• Upon selection of images 106, image uploader 506 may begin uploading the selected images 106 from user device 104 to IPS 110 over network 108. While image uploader 506 is uploading images 106, clustering engine 508 may read or otherwise access metadata 107 from the selected images 106 and organize or group images 106 into clusters 112. Metadata 107 may include exchangeable image file (EXIF) format data. EXIF data may be metadata 107 corresponding to particular image types, such as, for example, “.jpg” or “.tif” image files. In some embodiments, CUE 111 may also access metadata 107 for those images 106 for which EXIF data is available.
  • In some embodiments, clustering engine 508 may use an application programming interface (API) to access metadata 107 from images 106 stored on user device 104 over network 108. For example, the File API in hyper-text markup language (HTML) (e.g., in HTML 5 and beyond) may allow clustering engine 508 to access metadata 107. The File API represents file objects in web applications and allows for programmatic selection and accessing their data (e.g., metadata 107).
  • Though described herein as being used for accessing and uploading images 106, IPS 110 (e.g., system 500) in other embodiments may be used to access and upload different types of digital files. In an embodiment, IPS 110 may include a music processing system that accesses music files rather than images 106 on user device 104. IPS 110 may then access metadata 107 associated with the music files to provide previews (e.g., of songs, artists, album covers, etc.). A user may then group or sort the music files while they are being uploaded by IPS 110 over network 108. Other embodiments, may include any files that include metadata 107 that is accessible to IPS 110 over network 108 via an API (e.g., such as File API as just discussed). Other such files may include, but are not limited to, music, documents, or multi-media files (such as video clips).
  • Clustering engine 508 may organize clusters 112 on user device 104, and allow a user to reorganize or edit the clusters 112 as described above. The user may then apply geotags 304 to each cluster 112. For example, mapping engine 510 may provide map 302 allowing a user to select the approximate geolocation of image capture for each cluster 112 of images 106. Mapping engine 510 may further amend map 302 to include indicators indicating that clusters 112 of images are available at particular geolocations on map 302. For example, map 302 may include an indicator showing that a user has uploaded a cluster 112 of images for a particular location, such as Niagara Falls, Canada.
  • A preview generator 512 may then provide preview 406 of images 106 (on user device 104). Preview generator 512 may read thumbnail data from metadata 107 (e.g., using the File API) to generate preview 406 of thumbnails 402 for images 106. The user may then manipulate (e.g., rotate, flip, caption, etc.) thumbnails 402.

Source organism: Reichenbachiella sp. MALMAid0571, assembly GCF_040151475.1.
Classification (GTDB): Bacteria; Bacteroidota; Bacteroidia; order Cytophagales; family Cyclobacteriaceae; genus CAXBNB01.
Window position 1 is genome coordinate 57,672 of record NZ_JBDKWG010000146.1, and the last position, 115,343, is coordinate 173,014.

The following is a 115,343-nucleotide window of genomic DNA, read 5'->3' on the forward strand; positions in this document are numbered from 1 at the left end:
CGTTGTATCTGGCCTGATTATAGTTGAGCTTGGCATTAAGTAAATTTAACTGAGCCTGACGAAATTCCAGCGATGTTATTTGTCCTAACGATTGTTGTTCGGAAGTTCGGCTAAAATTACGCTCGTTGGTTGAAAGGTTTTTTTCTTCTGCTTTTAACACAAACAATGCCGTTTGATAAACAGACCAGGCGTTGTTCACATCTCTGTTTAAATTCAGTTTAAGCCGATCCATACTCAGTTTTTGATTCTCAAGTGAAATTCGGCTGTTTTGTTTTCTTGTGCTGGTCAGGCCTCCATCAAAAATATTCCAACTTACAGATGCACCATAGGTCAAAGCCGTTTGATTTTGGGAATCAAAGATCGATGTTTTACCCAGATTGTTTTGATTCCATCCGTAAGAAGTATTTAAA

• Image uploader 506 may be simultaneously uploading the selected images 106 from user device 104 while clustering engine 508, preview generator 512, and mapping engine 510 are executing. In some embodiments, the order in which clustering engine 508, preview generator 512, and mapping engine 510 operate or execute may vary.
  • FIG. 6 is a flowchart of a method 600 for providing client-side bulk uploading. At stage 610, a selection is received of a plurality of images to upload from a user device to a server over a network via a browser. For example, using image selector 504, a user may drag-and-drop images 106 to upload to IPS 110 over network 108. IPS 110 may include any website or web service accessible via web browser 502. IPS 110 may include, for example, a photo-sharing or mapping system that allows users to upload and share images 106 captured at various geolocations. CUE 111 may begin uploading the selection of images 106, which may include any number of images 106.
  • At stage 615, the images and metadata, including the clustering and geotag information for each image are uploaded. For example, after selection of images 106 with image selector 504, image uploader 506 may begin the process of uploading images 106 from user device 104 over network 108. While images 106 are clustered, geotagged, and otherwise manipulated, image uploader 506 may continuously upload images 106. In an embodiment, images 106 may complete uploading prior to the completion of stages 620-640.
  • At stage 620, the images are accessed on the user device to obtain metadata corresponding to each image. For example, using a file API clustering engine 508 may access metadata 107 for images 106 stored on user device 104. Metadata 107 may include any information about images 106, including time metadata that indicates when each image 106 was captured.
  • At stage 630, the images are clustered on the user device based on the time metadata. For example, clustering engine 508 may automatically group images 106 into clusters 112 based on their time of image capture. In some embodiments, images 106 captured within a predetermined duration of each other, such as, for example, within thirty minutes or on the same day, may be grouped into the same cluster 112. In other embodiments, clustering engine 508 may use other metadata 107 to group images 107 into clusters, including, but not limited to geolocation metadata.